2020 was a disastrous year for the restaurant industry. One in four jobs lost during the pandemic were from the restaurant industry—more than any other sector of the economy. Hundreds of thousands of bars and restaurants were permanently shuttered. The server whose warm welcome would improve a lousy day or the chef who knew exactly how much seasoning to put in your stew are both doing deliveries for an online store. Restaurants have historically been known to be creative and resilient. They have survived through wars, recessions, political unrest, and much else. And yet, despite all efforts, a huge percentage of operating restaurants perished last year.
Consumer sentiment doesn’t present a rosier story either. According to a recent McKinsey survey, over half of U.S. consumers don’t expect their routines to return any time soon. Consumer spending on discretionary activities has steadily declined over the past few months and net intent is also trending down. Brand loyalty has been abandoned. Three out of four American consumers have tried new shopping behavior (e.g., food delivery services), and most intend to continue the new behavior even after COVID-19 subsides. Four out of ten consumers believe their finances will not return to normal until the latter half of 2021 and are being more mindful of how they spend their money.
So is the restaurant industry moving towards extinction?
Not at all. The situation for the industry will turn around much faster than conventional wisdom thinks. Despite COVID-19, new restaurants continued to open last year at a relatively fast pace and picked up pace in the fourth quarter, according to data compiled by Yelp.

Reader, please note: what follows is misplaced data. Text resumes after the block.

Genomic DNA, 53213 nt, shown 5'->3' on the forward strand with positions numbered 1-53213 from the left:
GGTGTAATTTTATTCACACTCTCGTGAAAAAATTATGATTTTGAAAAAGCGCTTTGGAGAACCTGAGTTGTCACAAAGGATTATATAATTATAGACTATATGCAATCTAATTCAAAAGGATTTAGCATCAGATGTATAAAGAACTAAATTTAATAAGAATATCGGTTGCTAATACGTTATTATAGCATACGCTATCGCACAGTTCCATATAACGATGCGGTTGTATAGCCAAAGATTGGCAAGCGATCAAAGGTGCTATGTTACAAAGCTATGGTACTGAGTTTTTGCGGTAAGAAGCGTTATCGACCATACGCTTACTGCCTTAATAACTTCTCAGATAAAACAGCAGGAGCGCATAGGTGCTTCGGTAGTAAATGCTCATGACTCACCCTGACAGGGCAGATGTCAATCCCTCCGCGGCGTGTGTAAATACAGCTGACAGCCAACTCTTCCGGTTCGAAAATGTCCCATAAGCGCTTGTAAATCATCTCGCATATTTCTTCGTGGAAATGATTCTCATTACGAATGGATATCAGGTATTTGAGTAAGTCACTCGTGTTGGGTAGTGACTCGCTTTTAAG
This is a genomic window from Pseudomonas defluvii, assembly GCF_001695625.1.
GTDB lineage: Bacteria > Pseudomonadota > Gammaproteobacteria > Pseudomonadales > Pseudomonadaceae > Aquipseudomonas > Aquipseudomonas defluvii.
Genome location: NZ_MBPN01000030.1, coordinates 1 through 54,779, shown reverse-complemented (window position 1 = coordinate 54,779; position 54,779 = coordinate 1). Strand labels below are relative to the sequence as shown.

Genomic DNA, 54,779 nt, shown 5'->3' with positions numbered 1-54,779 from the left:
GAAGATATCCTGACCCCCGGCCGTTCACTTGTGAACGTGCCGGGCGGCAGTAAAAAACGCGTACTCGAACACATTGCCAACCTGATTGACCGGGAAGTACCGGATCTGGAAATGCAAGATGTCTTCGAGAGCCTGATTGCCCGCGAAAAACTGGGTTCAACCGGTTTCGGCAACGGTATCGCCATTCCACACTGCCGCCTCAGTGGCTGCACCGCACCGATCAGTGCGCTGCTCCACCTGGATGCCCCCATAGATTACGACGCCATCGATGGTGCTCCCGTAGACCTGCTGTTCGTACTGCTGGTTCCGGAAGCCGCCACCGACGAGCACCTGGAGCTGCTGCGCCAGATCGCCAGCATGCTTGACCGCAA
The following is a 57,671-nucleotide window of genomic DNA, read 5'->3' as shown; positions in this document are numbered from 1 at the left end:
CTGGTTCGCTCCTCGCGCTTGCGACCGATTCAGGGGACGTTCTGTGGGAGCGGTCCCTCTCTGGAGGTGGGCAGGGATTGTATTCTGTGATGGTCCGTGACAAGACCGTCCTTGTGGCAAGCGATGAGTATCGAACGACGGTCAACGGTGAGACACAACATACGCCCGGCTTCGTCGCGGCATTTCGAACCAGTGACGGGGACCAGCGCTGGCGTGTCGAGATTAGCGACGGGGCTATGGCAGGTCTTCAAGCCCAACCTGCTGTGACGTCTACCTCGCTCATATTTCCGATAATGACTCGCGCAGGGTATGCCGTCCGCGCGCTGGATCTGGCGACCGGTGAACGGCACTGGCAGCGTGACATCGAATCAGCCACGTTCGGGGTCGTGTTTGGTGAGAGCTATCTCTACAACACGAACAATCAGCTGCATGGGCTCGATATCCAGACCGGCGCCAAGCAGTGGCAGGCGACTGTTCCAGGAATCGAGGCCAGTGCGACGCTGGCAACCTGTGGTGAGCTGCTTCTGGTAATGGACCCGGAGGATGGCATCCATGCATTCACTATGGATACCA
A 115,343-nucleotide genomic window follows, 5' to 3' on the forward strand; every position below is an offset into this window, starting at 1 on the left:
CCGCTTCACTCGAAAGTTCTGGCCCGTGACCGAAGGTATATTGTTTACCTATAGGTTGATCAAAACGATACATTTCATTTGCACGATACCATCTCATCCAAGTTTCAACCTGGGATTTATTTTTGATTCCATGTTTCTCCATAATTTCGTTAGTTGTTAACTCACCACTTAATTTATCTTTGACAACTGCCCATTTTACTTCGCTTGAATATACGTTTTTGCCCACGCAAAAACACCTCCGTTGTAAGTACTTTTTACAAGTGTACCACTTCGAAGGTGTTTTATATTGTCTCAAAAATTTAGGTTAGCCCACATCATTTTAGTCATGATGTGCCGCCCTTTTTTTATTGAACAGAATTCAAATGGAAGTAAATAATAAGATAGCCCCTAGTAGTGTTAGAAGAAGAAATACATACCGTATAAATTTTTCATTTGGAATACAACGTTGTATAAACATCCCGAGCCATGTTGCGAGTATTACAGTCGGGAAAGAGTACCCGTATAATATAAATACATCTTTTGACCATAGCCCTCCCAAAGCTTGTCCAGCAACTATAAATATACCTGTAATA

Early indications—from China, Australia, and other countries where the pandemic is somewhat under control—suggest that consumer demand rebounds when restrictions are lifted. China has almost no local transmission of the virus and has experienced a fast economic rebound over the past two quarters. New restaurant activity started among people living in export-oriented coastal provinces but has now resumed even in places like Wuhan, the central Chinese city where the new coronavirus first emerged.
“You’ve had to line up to get into many restaurants in Wuhan, and for Wuhan restaurants that are popular on the internet, the wait is two or three hours,”said Lei Yanqiu, a Wuhan resident in her early 30s.
Cafes, restaurants and takeaway food services have bounced back to pre-COVID levels in Australia.
American restaurant owners have shown a level of creativity and resilience that is not seen in any other sector of the economy. The industry has banded together to push the Restaurants Act through Congress. Chefs are volunteering to feed communities in need while also looking to the future. Restaurants that plan ahead to adapt and refine their restaurant model for the “next normal” are likely to be better positioned to bring sales back to pre-crisis levels.
There is significant pent up demand that is likely to surface with increase in consumer confidence due to expanded vaccination. Many people are ordering food online today because they have no alternative. When restaurants reopen, guests will most definitely return and in hordes. The rebound is likely to be stronger and faster than what many analysts are predicting. Chain restaurants will be the immediate winners, with old customers flocking back and new ones excited to try something new. Fancier restaurants driven more by expense accounts will take a while longer to bounce back.
Experience from past economic slumps shows that predictions of the “death of dining” have always proven wrong. Empty storefronts and large spaces cannot go empty for long. When the pandemic is no longer the scary monster it was in 2020 and life returns to a new normal this spring, people will do what they have always done for pleasure. They will go out to eat, sit at their favorite table, and have a great time with friends and loved ones. The question is, when the hordes come in, will you be ready to feast them or will you be watching from the sidelines? The choice is yours.
About the Author
Rajat founded Presto in 2008 while pursuing his doctorate at MIT. He has also cofounded Zimride (now Lyft), the popular ride-sharing company. A widely acknowledged expert in hospitality technology, Rajat is regularly featured in television interviews and media articles.
Contact firstname.lastname@example.org to schedule a media interview or analyst briefing with him.